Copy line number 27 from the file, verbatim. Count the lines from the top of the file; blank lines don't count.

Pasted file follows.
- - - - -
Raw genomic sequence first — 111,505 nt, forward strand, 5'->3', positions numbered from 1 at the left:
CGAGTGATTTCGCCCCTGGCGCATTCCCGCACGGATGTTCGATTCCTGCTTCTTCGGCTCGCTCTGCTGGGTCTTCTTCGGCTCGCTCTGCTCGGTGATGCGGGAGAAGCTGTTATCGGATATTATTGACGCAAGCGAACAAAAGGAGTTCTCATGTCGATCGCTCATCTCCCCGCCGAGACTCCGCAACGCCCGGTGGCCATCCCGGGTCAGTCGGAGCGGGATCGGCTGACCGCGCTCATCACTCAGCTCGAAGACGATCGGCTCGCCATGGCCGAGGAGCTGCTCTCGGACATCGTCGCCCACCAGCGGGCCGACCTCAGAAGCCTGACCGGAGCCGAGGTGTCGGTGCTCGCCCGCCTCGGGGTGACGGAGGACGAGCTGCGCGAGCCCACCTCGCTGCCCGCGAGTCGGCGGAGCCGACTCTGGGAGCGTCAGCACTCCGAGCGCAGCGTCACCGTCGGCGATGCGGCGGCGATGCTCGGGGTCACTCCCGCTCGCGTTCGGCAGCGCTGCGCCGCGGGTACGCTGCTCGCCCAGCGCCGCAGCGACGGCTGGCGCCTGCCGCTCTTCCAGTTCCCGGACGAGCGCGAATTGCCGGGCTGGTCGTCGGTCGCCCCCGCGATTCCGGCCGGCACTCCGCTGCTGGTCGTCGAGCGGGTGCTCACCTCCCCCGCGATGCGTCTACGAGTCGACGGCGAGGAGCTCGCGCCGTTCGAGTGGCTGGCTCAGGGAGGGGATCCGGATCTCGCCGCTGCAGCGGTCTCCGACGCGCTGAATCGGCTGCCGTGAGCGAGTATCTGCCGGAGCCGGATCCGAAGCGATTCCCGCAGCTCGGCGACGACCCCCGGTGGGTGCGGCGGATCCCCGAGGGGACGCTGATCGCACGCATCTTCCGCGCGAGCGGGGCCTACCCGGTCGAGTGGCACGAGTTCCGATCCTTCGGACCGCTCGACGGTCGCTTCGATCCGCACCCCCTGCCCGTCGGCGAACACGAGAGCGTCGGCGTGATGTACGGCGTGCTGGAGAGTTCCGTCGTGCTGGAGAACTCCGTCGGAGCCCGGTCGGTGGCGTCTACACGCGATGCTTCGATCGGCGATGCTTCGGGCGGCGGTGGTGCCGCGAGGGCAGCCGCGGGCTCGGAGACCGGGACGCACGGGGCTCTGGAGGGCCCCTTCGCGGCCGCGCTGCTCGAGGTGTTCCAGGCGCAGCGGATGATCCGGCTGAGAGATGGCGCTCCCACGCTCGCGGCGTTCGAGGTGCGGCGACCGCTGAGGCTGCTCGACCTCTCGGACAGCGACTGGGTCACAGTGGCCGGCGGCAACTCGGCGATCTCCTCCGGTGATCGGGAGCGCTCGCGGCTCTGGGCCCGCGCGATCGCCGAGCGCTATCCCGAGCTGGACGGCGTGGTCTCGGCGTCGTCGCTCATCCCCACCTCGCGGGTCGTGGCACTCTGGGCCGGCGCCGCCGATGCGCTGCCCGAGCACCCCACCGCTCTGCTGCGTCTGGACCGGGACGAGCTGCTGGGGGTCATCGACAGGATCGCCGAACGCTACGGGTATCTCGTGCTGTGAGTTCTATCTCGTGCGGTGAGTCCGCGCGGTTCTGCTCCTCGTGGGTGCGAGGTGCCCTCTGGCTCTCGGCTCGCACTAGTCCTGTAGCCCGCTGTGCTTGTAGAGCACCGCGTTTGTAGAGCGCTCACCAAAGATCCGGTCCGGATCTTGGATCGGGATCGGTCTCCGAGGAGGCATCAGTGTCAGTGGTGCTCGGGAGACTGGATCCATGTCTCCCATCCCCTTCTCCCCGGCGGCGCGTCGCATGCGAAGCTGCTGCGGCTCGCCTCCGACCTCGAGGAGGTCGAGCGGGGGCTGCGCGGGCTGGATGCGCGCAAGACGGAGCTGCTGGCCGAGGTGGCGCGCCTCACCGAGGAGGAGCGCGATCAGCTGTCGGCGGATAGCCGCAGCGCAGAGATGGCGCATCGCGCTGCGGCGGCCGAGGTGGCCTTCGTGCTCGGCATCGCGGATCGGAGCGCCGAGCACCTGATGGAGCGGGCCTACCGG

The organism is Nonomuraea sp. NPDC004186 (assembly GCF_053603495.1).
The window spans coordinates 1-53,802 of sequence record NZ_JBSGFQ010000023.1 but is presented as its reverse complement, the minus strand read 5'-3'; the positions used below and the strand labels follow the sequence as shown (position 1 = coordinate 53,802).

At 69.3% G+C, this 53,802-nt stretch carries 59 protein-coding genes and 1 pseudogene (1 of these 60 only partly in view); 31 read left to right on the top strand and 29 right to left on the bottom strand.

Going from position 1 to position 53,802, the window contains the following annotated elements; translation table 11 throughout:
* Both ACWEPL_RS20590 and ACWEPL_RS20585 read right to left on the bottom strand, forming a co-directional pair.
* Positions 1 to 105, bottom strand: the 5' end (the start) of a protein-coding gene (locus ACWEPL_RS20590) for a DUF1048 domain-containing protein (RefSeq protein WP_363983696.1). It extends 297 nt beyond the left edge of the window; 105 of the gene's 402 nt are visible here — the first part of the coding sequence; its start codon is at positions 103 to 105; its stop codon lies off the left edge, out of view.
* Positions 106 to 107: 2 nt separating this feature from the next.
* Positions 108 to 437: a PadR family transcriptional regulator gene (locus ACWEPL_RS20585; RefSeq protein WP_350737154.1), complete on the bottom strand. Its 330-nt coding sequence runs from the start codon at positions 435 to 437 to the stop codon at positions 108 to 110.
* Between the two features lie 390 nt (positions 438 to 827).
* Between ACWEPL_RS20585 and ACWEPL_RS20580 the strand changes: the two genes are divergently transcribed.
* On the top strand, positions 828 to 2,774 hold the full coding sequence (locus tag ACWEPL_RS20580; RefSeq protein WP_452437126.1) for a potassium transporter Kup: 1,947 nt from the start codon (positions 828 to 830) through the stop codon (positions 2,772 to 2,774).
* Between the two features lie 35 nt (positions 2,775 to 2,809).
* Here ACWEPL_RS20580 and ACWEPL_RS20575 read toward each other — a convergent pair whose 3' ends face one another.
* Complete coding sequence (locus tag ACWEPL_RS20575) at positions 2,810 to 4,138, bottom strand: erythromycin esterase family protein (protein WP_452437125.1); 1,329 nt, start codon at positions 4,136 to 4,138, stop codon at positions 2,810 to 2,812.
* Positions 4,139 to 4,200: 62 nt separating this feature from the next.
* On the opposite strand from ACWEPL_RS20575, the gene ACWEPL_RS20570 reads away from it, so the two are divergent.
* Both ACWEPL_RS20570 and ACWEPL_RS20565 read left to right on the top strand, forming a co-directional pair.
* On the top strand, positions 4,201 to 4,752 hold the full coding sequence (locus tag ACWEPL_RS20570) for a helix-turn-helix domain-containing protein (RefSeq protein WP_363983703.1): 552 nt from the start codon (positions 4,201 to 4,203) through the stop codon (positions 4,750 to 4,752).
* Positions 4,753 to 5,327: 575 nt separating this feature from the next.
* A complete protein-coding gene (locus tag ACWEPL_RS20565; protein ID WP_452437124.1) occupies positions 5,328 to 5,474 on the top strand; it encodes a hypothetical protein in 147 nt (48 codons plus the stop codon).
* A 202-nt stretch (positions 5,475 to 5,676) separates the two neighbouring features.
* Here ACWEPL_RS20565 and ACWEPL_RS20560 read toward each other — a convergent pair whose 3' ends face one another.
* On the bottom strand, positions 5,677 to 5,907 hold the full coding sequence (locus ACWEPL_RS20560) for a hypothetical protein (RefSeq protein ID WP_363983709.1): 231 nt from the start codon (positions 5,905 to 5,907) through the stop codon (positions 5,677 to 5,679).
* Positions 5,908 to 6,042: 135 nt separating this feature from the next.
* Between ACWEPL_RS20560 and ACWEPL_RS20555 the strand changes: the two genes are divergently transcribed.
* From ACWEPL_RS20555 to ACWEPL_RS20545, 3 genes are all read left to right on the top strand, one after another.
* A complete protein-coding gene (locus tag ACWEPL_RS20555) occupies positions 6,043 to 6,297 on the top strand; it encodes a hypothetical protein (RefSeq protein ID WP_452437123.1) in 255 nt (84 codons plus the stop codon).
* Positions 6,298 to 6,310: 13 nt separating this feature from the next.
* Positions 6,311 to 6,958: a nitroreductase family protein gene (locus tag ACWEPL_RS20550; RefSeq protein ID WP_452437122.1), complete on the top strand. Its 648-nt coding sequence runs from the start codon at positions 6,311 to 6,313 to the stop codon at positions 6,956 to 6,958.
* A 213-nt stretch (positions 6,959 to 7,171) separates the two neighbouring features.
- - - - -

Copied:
* Between ACWEPL_RS20560 and ACWEPL_RS20555 the strand changes: the two genes are divergently transcribed.